YSB’s personnel include 75 staff members, a 19-person board of directors, and 375 ongoing and 975 short-term volunteers. Each year, they impact more than 16,000 youth and family members through an array of services across three critical arenas:

  • Prevention programs strive to help kids fulfill their potential by proactively heading off problems such as drug and alcohol abuse. These programs include prevention education in schools and community groups, mobile outreach teams who visit kids in local neighborhoods, youth centers in Bellefonte and Snow Shoe, and the Big Brothers Big Sisters mentoring program.
  • Family services are resources for kids and families who need help developing a safe, healthy family environment. YSB educators work one-on-one with parents to teach parenting skills, assess children’s developmental abilities, and help parents cope with stress. The Family Group Decision Making program brings extended families together to make decisions benefiting a child in crisis, and Reunification Services works to resolve issues so children temporarily separated from their families can return home or gain a new permanent home with other family members or adoptive parents.
  • Residential programs provide a temporary or long-term home for youth ages 12 to 21 who lack a family residence where they feel safe. Among these programs are the Stormbreak group home for adolescent girls, Burrowes Street Youth Haven temporary shelter for runaway or homeless youth, and an independent-living program that helps youth ages 16 to 21 learn the life skills needed to live on their own as adults.

Inspired by Judge Campbell’s initiative when he founded YSB in 1968, staff members and volunteers continually assess needs among local youth and look for creative, evidence-based ways of meeting those needs, says Andrea Fisher, who took the helm of the agency when Keller retired in 2009. For example, when staff realized that children were being sent to foster care because of unsanitary and cluttered conditions at home, they launched the DeClutter program to help parents clean and organize so it would be safe for kids to return home. After police talked with YSB about neighborhoods with a high incidence of domestic 9-1-1 calls, Fisher adds, YSB created mobile outreach teams to educate and build supportive relationships with kids on their own turf in those neighborhoods.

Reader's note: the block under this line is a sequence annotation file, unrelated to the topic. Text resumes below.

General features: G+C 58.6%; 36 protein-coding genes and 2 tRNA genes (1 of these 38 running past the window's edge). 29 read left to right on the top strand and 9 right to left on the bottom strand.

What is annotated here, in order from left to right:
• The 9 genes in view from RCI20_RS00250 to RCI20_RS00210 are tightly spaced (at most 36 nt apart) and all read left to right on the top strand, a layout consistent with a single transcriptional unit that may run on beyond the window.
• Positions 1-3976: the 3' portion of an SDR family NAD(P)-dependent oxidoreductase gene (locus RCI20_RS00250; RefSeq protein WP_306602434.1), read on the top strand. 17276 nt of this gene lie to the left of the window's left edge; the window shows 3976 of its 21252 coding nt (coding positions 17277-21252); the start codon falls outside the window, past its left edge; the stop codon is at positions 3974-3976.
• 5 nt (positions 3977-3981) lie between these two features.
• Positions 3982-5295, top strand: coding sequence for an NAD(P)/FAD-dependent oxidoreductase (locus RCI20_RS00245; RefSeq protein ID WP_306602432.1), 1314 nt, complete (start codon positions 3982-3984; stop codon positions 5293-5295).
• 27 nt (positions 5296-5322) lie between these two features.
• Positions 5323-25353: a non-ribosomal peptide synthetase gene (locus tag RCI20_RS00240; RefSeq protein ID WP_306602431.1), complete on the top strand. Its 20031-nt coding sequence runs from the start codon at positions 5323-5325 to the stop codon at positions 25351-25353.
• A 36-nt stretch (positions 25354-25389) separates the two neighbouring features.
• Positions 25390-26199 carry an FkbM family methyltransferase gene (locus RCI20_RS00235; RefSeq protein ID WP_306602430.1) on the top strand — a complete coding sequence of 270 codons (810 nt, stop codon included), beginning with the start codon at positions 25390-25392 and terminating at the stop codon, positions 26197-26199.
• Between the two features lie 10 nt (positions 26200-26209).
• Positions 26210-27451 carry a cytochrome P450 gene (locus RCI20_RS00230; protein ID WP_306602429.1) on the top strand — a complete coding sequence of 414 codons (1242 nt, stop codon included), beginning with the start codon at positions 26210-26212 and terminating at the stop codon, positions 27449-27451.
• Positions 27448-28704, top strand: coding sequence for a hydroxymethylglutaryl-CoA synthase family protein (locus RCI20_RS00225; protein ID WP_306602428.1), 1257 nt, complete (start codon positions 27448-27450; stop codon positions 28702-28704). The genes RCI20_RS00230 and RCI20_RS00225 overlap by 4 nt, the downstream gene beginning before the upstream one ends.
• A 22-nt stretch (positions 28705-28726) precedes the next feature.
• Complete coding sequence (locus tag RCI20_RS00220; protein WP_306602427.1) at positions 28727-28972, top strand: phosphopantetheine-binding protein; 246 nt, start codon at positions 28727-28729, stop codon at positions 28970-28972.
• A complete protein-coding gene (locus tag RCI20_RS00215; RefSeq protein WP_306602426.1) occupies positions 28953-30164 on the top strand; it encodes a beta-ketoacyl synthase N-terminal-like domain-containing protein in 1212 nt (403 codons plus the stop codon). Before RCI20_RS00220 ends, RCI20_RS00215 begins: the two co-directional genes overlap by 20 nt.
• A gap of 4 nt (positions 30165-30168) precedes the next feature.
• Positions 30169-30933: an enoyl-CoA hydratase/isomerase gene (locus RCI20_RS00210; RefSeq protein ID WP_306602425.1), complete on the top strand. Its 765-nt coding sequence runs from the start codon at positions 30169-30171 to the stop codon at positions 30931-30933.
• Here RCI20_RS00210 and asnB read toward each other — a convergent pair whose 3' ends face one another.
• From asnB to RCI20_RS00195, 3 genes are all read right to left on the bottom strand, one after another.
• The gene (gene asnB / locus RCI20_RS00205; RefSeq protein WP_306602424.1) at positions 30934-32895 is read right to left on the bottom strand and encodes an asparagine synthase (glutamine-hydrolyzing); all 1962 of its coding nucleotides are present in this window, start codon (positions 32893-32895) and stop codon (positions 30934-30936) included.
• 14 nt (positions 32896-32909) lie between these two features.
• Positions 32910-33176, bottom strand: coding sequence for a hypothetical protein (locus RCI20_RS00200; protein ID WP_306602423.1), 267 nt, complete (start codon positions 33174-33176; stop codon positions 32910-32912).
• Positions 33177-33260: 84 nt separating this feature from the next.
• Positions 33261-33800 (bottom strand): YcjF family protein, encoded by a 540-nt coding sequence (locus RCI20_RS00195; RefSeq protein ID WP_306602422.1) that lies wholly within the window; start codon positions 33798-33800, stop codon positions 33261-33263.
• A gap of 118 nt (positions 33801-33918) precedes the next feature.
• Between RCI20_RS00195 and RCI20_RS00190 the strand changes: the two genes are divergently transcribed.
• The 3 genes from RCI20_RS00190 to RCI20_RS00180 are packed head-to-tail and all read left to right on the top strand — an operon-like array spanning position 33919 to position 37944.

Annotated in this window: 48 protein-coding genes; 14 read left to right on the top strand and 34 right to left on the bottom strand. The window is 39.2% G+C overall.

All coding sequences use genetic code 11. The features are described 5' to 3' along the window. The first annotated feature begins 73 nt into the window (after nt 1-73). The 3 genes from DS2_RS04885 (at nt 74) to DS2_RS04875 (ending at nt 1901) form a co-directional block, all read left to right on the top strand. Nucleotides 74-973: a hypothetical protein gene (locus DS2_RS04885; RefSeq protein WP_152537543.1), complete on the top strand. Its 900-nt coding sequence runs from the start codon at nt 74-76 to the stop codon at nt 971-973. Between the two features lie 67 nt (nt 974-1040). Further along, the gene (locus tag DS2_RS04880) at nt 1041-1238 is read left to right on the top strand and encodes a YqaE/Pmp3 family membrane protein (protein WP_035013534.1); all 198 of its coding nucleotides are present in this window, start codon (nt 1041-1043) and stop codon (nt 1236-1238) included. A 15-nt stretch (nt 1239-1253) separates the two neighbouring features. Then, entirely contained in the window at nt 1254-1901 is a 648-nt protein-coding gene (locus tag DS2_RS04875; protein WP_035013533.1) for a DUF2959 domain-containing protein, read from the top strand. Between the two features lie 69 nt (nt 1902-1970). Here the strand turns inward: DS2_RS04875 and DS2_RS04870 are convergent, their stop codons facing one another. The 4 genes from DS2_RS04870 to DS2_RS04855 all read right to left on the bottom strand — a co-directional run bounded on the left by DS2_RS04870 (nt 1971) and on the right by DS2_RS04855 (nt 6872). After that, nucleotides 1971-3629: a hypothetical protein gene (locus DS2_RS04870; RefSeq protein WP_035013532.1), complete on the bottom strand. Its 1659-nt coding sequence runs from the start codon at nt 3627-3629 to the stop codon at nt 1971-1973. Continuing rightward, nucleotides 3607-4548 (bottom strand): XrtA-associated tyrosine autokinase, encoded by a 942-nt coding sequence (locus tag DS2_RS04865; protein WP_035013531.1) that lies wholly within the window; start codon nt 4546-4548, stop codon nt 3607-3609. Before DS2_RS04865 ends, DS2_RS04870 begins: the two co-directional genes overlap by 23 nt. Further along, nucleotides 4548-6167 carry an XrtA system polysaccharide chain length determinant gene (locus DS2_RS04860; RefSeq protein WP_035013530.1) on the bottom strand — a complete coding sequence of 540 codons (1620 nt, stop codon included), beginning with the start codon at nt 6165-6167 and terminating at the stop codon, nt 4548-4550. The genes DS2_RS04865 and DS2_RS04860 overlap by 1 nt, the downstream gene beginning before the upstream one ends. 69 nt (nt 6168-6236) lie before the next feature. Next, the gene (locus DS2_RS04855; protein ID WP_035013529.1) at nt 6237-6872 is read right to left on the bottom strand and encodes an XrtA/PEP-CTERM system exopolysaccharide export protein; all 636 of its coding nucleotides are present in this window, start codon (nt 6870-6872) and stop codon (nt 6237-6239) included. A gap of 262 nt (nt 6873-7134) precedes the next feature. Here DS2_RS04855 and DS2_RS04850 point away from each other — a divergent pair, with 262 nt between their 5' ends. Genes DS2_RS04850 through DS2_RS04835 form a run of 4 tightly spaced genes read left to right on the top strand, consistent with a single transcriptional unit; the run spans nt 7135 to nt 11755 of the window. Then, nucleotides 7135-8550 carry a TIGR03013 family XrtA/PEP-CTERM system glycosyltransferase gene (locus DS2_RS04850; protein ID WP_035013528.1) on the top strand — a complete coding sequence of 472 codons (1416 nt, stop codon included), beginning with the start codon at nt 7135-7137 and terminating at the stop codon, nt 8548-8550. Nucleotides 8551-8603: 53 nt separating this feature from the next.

Keller recalls that some new programs were born out of the “outstanding” relationship between YSB and local youth-related governmental agencies. “They would come to us and say, ‘Could you create an in-home program to help parents prevent child abuse,’ and we did,” she says. Another adaptation to changing needs, Keller says, was the evolution of what is now the Stormbreak shelter. A nationwide teen runaway problem in in the ’70s led to federal funding of the shelter for more than a dozen years. As the number of runaways dropped in Centre County, YSB shifted the shelter’s focus to group-home services for girls who faced various challenges.

More recently, as some of Centre County’s towns have grown larger, the organization has added an urban on-the-street outreach program, connecting to kids in downtown State College and Bellefonte with giveaways and written materials. Fisher says that YSB also takes advantage of new technology, connecting to youth and families through the latest social media.

Looking ahead

Christine Bishop, currently director of operations, will move into the CEO’s chair when Fisher retires within the next year. She says she is honored and excited to lead YSB into the next 50 years of service. “Our goal at YSB is always to meet the emerging needs of the children and families in our community,” she says. “I would like to continue our efforts to incorporate evidence-based practices into our array of services, and I dream of a truly mobile office that would allow us to be wherever we are most needed.”

Half a century after Judge Campbell and a small cadre of volunteers launched YSB, the organization has grown and evolved to meet the needs of the local community. Still, YSB’s core mission remains the same: to provide children and youth with opportunities for their best possible future.

Valerie Freeman is just one of thousands of YSB clients who have benefitted from those opportunities over the years. Today, she is striving to provide the best possible future for her own daughters. Freeman loves listening to the soundtrack from Hamilton: An American Musical. “One of the main themes is that this guy comes from nothing, and he has this drive never to be satisfied with what he’s been given,” she says. “I like the idea of creating your own future. I’m trying to do better than my parents did.”

Tracey M. Dooms is a freelance writer in State College and a special projects editor for Town&Gown.

 



Tracey M. Dooms is a freelance writer in State College and a contributor to Town&Gown.
Comments
Disclaimer: Copyright © 2018 StateCollege.com. All rights reserved. This material may not be published, broadcast, rewritten or redistributed.